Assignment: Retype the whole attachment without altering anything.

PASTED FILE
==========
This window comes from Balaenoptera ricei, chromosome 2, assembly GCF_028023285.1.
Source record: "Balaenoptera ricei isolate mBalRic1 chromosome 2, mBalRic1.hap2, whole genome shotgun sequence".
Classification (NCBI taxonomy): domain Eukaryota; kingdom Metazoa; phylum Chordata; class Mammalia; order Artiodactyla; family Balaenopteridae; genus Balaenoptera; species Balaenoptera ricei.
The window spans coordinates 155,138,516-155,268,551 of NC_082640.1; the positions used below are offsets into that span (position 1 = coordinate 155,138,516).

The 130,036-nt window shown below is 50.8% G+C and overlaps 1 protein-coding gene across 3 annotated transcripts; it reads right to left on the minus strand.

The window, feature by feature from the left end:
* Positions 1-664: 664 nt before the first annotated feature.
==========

This window comes from Balaenoptera ricei, chromosome 2, assembly GCF_028023285.1.
Source record: "Balaenoptera ricei isolate mBalRic1 chromosome 2, mBalRic1.hap2, whole genome shotgun sequence".
Classification (NCBI taxonomy): domain Eukaryota; kingdom Metazoa; phylum Chordata; class Mammalia; order Artiodactyla; family Balaenopteridae; genus Balaenoptera; species Balaenoptera ricei.
The window spans coordinates 155,138,516-155,268,551 of NC_082640.1; the positions used below are offsets into that span (position 1 = coordinate 155,138,516).

The 130,036-nt window shown below is 50.8% G+C and overlaps 1 protein-coding gene across 3 annotated transcripts; it reads right to left on the minus strand.

The window, feature by feature from the left end:
* Positions 1-664: 664 nt before the first annotated feature.